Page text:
Two questions involving right triangles and one more that used the distance formula.

And there was one question using quadratic equations. (Two, if you didn't know the vertex form of a parabola and had to work it out.)

*Personally*, I had two problems when I took the test. (Yes, I take the tests along with the students. Sometimes I can't assess the difficulty of a question until I actually do it. It may or may not *look* at difficult as it is.)

My biggest problem was question 24, the similarity problem:

*24. In trangles ABC and DEF, AB = 4, AC = 5, DE = 8, DF = 10 and [angle A is congruent to angle D].*

Which method could be used to prove [triangle]ABC ~ [triangle]DEF?

Which method could be used to prove [triangle]ABC ~ [triangle]DEF?

The choices are *AA*, *SAS*, *SSS*, and *ASA*.

This is a STUPID question.

The only postulate or theorem which gets used to prove similarity is AA, because two triangles are similar if their angles are congruent. But we only know about one pair of angles, and we don't even know their size. There's no way to find information on any other.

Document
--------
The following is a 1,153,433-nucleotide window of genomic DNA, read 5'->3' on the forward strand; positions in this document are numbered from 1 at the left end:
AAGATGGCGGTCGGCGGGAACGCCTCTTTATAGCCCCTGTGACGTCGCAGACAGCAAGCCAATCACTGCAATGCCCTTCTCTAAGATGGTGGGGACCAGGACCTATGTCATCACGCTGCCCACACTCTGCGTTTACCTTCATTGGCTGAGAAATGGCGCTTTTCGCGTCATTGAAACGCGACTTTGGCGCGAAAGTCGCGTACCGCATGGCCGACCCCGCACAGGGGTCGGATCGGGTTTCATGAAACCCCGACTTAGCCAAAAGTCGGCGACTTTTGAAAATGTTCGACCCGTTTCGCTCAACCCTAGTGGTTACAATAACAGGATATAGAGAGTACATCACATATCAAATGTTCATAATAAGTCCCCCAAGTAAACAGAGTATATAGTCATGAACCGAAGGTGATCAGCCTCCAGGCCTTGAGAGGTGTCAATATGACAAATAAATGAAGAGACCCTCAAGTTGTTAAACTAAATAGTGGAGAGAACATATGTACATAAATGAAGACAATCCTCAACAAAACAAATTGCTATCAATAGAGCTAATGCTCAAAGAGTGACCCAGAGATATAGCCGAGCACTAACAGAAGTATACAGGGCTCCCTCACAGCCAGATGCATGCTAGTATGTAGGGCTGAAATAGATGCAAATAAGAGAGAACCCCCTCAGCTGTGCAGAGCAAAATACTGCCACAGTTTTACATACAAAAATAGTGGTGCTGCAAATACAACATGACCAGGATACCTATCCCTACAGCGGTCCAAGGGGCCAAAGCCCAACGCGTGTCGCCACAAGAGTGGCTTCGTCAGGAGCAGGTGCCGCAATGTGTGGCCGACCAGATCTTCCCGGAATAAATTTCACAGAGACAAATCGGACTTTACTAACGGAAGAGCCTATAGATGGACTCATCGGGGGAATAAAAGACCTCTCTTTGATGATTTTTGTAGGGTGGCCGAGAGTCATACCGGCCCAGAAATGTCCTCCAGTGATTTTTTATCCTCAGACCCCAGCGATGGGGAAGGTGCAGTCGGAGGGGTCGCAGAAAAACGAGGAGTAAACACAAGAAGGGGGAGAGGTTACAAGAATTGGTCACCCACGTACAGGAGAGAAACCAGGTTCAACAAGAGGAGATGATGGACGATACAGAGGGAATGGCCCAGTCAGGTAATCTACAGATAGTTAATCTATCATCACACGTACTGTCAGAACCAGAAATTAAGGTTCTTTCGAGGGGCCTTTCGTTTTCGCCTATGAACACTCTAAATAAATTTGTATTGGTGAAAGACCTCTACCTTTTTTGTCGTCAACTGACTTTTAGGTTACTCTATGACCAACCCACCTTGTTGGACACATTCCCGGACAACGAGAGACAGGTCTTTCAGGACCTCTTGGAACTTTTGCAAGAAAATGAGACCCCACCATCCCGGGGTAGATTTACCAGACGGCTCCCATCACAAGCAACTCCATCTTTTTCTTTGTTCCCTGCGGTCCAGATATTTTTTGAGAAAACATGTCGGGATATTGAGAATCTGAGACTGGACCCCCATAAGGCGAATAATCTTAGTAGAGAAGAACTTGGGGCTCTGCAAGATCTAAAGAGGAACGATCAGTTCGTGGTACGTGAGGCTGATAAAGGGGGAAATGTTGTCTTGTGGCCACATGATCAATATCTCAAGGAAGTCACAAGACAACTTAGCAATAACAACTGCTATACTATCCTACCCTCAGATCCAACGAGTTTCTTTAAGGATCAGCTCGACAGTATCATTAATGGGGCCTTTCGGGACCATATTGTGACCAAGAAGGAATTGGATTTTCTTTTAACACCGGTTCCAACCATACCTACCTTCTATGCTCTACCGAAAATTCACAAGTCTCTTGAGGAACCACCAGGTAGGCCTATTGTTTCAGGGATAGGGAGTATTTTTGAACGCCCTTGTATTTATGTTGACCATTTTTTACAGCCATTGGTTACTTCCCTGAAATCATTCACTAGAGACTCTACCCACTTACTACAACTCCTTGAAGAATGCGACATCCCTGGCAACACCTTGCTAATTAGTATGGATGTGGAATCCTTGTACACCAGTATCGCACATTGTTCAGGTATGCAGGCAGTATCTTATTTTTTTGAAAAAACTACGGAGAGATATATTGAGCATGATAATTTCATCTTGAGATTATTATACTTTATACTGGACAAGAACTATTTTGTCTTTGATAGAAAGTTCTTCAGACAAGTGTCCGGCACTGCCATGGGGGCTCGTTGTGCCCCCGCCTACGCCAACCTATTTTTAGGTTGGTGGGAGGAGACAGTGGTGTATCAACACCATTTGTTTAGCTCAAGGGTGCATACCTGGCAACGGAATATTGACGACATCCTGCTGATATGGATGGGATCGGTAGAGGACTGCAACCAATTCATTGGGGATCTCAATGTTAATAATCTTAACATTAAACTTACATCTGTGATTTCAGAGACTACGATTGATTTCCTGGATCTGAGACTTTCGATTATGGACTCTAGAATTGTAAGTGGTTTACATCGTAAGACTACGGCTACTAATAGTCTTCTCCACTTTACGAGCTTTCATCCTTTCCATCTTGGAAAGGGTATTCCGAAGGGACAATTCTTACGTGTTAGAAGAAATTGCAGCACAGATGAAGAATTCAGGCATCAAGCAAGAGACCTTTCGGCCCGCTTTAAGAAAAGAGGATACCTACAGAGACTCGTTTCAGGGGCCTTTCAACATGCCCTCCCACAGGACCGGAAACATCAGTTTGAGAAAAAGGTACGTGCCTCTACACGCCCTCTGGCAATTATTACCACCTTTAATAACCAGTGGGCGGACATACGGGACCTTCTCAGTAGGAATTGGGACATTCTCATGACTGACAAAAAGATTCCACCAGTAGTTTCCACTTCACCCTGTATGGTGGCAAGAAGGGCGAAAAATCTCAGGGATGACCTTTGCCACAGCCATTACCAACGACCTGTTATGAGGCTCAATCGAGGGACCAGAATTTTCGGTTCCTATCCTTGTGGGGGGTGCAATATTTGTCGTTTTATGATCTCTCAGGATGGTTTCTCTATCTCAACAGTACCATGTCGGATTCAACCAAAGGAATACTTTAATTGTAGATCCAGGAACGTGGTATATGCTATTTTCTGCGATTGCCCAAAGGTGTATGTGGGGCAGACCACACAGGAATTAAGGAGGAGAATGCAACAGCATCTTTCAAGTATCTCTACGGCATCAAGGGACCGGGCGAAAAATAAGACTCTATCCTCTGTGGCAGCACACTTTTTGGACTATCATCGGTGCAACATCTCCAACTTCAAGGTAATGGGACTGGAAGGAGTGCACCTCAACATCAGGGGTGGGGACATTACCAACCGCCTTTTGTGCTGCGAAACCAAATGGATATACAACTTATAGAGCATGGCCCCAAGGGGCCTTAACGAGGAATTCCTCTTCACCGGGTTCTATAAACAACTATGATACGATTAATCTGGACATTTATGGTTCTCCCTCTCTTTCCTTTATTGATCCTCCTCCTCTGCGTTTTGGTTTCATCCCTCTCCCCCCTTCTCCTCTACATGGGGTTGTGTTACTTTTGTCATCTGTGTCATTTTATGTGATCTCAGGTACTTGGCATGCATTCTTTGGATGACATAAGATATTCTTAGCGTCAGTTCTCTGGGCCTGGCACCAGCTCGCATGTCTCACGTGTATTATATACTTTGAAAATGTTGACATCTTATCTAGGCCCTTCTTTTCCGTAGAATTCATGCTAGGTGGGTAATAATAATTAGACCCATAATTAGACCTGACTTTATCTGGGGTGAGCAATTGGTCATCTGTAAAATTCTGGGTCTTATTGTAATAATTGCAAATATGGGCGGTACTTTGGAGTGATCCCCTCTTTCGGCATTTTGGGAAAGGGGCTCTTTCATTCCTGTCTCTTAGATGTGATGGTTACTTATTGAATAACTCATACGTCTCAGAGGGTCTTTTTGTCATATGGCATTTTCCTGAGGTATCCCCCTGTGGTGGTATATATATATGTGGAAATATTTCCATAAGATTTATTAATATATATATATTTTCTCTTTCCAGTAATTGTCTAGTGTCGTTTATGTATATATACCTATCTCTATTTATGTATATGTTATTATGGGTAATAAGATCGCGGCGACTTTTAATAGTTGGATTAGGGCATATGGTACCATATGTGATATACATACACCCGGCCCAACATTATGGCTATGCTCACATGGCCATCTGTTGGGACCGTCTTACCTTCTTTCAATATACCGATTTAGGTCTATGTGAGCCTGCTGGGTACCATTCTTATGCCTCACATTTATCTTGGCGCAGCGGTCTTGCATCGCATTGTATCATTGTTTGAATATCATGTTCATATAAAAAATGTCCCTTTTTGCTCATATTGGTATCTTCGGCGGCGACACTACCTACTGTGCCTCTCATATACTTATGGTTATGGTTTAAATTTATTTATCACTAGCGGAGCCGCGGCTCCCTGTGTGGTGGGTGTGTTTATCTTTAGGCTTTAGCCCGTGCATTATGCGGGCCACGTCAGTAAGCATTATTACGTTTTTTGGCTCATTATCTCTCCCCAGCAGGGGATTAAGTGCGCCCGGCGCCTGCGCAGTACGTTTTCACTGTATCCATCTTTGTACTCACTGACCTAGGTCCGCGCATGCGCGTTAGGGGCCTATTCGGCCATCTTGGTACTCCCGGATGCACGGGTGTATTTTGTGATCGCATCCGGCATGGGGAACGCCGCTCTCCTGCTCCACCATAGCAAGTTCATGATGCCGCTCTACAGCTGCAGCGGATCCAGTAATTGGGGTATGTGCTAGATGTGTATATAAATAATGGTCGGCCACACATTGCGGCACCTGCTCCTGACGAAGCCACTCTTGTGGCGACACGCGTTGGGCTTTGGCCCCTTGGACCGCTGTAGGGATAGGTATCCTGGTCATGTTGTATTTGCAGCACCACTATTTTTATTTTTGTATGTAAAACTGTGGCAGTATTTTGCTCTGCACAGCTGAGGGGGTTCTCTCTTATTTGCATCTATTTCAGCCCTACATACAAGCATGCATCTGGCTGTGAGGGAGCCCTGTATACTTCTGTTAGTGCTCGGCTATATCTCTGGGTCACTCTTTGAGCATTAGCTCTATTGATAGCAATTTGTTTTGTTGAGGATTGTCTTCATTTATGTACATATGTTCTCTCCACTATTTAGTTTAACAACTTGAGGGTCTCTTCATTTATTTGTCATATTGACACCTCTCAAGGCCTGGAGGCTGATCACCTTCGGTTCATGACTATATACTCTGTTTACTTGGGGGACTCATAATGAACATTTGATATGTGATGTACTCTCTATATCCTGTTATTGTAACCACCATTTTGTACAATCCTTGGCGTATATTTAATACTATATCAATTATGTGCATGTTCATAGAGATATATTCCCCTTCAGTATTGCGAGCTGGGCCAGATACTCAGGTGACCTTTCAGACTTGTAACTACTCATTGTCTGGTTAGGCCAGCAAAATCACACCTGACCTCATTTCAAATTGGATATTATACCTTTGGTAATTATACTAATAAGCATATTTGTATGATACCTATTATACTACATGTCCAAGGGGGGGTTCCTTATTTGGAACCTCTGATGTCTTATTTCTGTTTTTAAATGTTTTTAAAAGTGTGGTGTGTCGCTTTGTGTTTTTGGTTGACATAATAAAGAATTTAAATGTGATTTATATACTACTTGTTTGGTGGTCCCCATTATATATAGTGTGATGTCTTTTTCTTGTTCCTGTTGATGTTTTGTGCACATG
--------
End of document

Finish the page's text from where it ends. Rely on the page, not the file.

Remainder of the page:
Now, you are given information about the pairs of sides which include the congruent pair of angles. That much is true. But those sides are NOT congruent. SAS is used for congruence. If two triangles are congruent, then, of course, they are similar. But these aren't congruent. The sides are proportional, as corresponding sides of similar sides should be, but that in itself isn't proof. (For one thing, we don't know about the third pair of sides.)

So I have a problem with this question. They were looking for Number 2. The only answer which makes sense is Number 1, and that one isn't useful, either.